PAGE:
A skin biopsy specimen taken from the tumor lesion revealed infiltration of atypical lymphocytes in the upper dermis without epidermotropism. Blood count showed hyperlymphocytosis at 68,000 with normal differential cell counts of neutrophils and monocytes, but persistent eosinophilia and moderate thrombocytopenia were observed. A search for Sézary cells in the peripheral blood associated with lymphocyte immunophenotyping indicated the presence of an atypical T lymphoid population—CD4+, CD8, CD3+, CD5+, CD2+, CD7, CD57, CD56, CD16—expressing alpha-beta TCR; these cells represented about 95% of lymphocytes. Cytologically, they were medium-to-large cells with a cerebriform nucleus (95% of Sézary cells). The CD4/CD8 ratio was 52.1. Beta-2 microglobulin was above 4 mg/L, and LDH was three times normal. In the absence of the availability of PCR, we retained Sézary syndrome on this cluster of clinical and biological arguments. The patient then underwent an extension workup consisting of an ultrasound scan of lymph node areas, which showed bilateral inguinal and axillary adenopathy suspected of malignancy. However, a cervico-thoraco-abdomino-pelvic CT scan and osteo-medullary biopsy were without particularity. The decision was to put the patient under CHOP (cyclophosphamide, hydroxydaunorubicin, Oncovin (vincristine), prednisone) chemotherapy. Unfortunately, the patient died after a single course of treatment.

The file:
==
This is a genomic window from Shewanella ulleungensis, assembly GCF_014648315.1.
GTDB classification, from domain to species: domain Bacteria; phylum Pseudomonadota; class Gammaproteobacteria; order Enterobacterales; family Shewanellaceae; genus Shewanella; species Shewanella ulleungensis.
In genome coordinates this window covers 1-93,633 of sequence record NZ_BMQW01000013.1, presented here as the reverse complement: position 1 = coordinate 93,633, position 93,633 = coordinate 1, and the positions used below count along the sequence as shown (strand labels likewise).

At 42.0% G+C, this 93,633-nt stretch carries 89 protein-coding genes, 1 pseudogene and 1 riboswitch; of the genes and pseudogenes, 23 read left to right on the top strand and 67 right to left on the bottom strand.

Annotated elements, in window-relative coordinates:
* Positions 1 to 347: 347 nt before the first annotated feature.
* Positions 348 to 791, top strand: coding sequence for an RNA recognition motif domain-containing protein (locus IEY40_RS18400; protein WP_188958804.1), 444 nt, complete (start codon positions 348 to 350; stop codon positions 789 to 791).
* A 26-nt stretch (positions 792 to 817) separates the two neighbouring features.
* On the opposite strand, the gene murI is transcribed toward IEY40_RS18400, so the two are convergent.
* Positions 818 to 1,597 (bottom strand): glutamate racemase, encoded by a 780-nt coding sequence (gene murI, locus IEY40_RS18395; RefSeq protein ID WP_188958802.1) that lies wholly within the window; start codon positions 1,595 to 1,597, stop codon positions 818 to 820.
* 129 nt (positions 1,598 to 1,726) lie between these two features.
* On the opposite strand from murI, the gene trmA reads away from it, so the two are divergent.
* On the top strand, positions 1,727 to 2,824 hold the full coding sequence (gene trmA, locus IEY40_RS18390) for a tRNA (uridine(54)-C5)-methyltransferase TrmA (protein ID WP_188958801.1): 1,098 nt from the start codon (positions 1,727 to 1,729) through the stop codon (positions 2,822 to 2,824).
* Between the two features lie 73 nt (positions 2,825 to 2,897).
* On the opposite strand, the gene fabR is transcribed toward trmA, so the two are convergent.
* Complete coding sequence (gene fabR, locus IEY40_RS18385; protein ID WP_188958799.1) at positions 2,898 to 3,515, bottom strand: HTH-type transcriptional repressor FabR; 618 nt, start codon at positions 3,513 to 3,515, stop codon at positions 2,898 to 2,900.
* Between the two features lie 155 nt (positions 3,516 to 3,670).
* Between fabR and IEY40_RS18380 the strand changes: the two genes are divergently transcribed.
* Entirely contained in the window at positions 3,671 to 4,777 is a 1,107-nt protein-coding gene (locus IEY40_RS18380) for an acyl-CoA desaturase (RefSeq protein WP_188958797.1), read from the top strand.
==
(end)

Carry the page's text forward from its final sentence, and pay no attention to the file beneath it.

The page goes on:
In 2000, Tokura et al. were the first authors to report a patient with SS without erythroderma. The clinical presentation was quite similar to our case, with multiple papules, nodules, and tumors, but it was an indolent form, which is the exact opposite of our case [4]. Lately, Thompson et al. identified a distinct and atypical population of SS patients with a high blood tumor burden of Sézary cells, fulfilling the criteria for SS but without fulfilling the criteria for erythroderma. Among the 16 patients identified, all had cutaneous findings consistent with cutaneous T-cell lymphoma, most commonly erythematous patches and plaques. Survival was not different between patients with SS with and without erythroderma. The authors confirmed that erythroderma may not be a necessary element in the diagnosis of SS and proposed that these atypical cases would be more precisely described with the TNMB classification [2]. Moreover, a retrospective, multicenter chart review was performed for 263 confirmed cases of SS diagnosed from 1976 through 2015; erythroderma was the earliest recorded skin sign of SS in only 25.5% of cases. In patients without erythroderma, during their initial visit, the first cutaneous signs of SS were nonspecific dermatitis (49%), atopic dermatitis-like eruption (4.9%), or patches and plaques of mycosis fungoides (10.6%). The mean diagnostic delay was 2.2 years for cases involving erythroderma on the initial presentation and 5 years for cases not involving erythroderma on the initial presentation. The authors conclude that early SS should be considered in cases of non-erythrodermic dermatitis that is refractory to conventional treatments [5].